Iran's Revolution on Film


When millions of Iranians flooded the streets in June 2009 to protest the disputed election, it was all recorded--on video cameras and cell phones. For the West, these grainy amateur images were the only witness to the uprising and the brutal crackdown. Recently, a group that has been collecting the digital documentation of last year's protests received 6,000 of these videos from a student leader who fled Iran. Here are some of these remarkable, often disturbing recordings that document a brave, brutal, and heartbreaking history. Many of these images have never been seen before.

Isfahan, June 15, 2009
On this day, hundreds of thousands of Iranians were gathering in crowds in the streets as security forces and state-sponsored militias attempted to break up any demonstrations. This footage captures injured civilians lying on the ground a short way from the crowds. One of the men was shot in the street; another clutches a bandage to his ear. Many of those attacked were Isfahan students, one of whom was reported to have died.

Meghdad Basij Station, Tehran, June 15, 2009
This footage documents an attack on civilians, allegedly by the state-sponsored paramilitary Basij (which denied all involvement). As a man lies bleeding on the ground, some try to help him; others shoot video of him with camera phones. In a symbolic gesture of solidarity, one man places his hands in the blood of his dead "brother." The protesters shout "Ya Hossain-Allah Akbar" (God is great).

Meghdad Basij Station, Tehran, June 15, 2009
According to unconfirmed reports, several people died outside this compound in June last year. In this footage you can see protesters throwing rocks and from the top of the compound bullets being fired. The wounded are carried away. The Revolutionary Guard (IRGC) released statements claiming that protesters were attacked by "rogue forces" outside the compound and not by IRGC officers. The Iranians who collated these videos believe this video contradicts those statements.

Haft-e-Tir Square, Tehran, June 17, 2009
On June 17, the fourth day of protests, millions of people marched through Tehran silently, making peace signs with their fingers. This is the sign of the opposition movement, which is commonly called the Green Movement, as well as the Green Wave, the Sea of Green, or the Persian Awakening.

Tehran, June 17, 2009
On June 17, as protests continued, the streets of Tehran remained chaotic and dangerous. In this video, gunfire can be heard as a crowd gathers, shouting and wailing, around the body of a man who is bleeding profusely. Again, the scene was filmed from several angles by those with camera phones in an attempt to capture the brutality and horror of the moment.

Tehran, June 18, 2009
Here we see the political candidate whose votes were thought to have been undercounted, Mir Hossein Mousavi, appearing among a crowd of emotional protesters chanting, "We support you, Mousavi!" On June 15, Mousavi had officially appealed the result to the Guardian Council. The day after, the Ayatollah Khamenei declared the claims of fraud would be investigated. The gathering shown here was held two days after the Guardian Council agreed to recount the votes. In the midst of the anger, brutality, and chaos, there suddenly seemed to be a slender and brief ray of hope.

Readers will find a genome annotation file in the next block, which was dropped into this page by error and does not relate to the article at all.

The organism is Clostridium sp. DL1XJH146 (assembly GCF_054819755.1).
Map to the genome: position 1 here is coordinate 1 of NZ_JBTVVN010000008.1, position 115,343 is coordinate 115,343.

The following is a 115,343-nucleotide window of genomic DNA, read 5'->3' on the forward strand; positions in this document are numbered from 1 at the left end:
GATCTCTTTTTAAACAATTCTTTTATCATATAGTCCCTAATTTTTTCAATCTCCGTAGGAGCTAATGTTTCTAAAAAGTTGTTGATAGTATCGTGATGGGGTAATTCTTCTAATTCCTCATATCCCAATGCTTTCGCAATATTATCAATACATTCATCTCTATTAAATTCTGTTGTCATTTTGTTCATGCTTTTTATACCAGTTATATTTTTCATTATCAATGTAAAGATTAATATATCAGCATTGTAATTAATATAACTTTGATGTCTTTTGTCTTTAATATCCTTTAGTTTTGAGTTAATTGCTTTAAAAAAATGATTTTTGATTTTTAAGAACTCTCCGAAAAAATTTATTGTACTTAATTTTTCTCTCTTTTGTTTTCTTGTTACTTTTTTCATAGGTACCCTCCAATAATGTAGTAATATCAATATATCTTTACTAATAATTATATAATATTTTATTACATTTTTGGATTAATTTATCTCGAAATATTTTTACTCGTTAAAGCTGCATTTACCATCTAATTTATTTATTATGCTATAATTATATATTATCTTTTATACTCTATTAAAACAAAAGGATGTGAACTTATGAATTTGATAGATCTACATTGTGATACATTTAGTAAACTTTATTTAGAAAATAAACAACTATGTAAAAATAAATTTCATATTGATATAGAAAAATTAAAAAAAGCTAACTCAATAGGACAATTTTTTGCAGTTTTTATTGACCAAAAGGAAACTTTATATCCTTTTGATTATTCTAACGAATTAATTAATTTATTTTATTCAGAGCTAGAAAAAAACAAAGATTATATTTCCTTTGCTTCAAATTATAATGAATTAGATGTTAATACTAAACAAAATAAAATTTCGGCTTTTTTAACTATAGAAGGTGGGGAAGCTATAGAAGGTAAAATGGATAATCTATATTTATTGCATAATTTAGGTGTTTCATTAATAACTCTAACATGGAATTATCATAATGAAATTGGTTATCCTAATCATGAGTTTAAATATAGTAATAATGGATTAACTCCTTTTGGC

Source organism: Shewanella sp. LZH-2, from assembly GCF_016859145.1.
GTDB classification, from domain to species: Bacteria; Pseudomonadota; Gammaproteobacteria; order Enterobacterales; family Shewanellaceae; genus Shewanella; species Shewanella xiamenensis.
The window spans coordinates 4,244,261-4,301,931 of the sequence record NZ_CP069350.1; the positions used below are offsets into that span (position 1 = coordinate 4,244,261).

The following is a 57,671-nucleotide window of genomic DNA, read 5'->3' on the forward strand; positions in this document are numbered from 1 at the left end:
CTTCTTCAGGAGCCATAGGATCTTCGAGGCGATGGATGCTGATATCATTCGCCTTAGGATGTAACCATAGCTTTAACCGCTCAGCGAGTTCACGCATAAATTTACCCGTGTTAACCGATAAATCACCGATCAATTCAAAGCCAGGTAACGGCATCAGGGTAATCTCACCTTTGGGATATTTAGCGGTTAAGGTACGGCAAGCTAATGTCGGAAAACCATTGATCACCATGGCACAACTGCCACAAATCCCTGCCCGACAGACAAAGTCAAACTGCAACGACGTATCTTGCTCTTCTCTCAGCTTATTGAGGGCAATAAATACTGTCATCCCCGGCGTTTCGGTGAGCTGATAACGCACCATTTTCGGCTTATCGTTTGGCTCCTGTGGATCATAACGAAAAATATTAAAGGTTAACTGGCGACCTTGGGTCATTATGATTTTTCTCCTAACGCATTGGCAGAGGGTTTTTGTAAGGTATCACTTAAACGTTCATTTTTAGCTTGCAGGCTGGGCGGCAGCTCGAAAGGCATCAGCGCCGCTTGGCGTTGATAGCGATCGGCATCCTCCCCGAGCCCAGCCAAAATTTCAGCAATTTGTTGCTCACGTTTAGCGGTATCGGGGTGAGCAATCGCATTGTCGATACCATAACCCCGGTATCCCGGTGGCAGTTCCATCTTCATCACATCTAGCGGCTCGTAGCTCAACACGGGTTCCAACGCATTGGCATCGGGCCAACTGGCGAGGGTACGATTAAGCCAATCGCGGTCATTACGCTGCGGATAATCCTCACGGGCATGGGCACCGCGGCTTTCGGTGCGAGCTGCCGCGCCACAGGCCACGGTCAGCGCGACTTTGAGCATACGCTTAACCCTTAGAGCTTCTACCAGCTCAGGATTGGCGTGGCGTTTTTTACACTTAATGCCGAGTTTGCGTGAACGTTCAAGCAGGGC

Haft-e-Tir Square, Tehran, June 18, 2009
This video was shot from a high-rise building overlooking Haft-e-Tir Square in the center of Tehran. The large crowd, which stretches from one end of the city to the other, is marching silently and peacefully.

Tehran, June 18, 2009
Here we see the Revolutionary Guards roughing up a civilian. Shot by someone hidden in a building overlooking the scene, the footage clearly shows several guards repeatedly beating and kicking a man who stumbles along, head bowed, as they drag him along the street. These videos are among the most controversial, as they show government forces out on the streets, beating civilians in plain view.

Location unknown, Oct. 24, 2009
This video shows a group of women known as the "mourning mothers" walking along the streets at night, singing the anthem of the Islamic Republic and then "Yare Dabestanie Man," which is the protest song of the Green Movement. With their voices, they offer up a strong, though subtle, challenge to the Iranian regime. These women used to gather once a week in Laleh Park, Tehran, near the place and time of the killing of Neda Aghan Soltan. All of them had children who were killed or put in prison or who disappeared during the post-election violence. In December last year, they were arrested and detained for two days. In January, 33 of them were beaten and arrested. Ten were taken to the hospital.

Location unknown, Oct. 28, 2009
Many of those arrested by the Revolutionary Guard during the June protests were still in jail in November. This video shows a vigil where their families held up photos and placards of their missing loved ones.

University of Kashan, Kashan Province, Nov. 11, 2009
Many of the Green Movement's leaders were students: one of the first places that the Iranian regime attacked once the protests began were universities throughout Iran. As their rooms were ransacked--or burnt--students were beaten and chased out of their dormitories and some were shot. Months later, defiant students returned to protest, holding hands, at the University of Kashan, which has about 6,000 students and is located south of Tehran.

Hamedan, Nov. 13, 2009
Here we see further evidence of peaceful, courageous dissent within Iran. Again, the leaders of the protests are students: these are from Hamedan and have laid out their government-supplied lunches in a long line along the pavement. Their message: we will not be fed by a regime that silences us.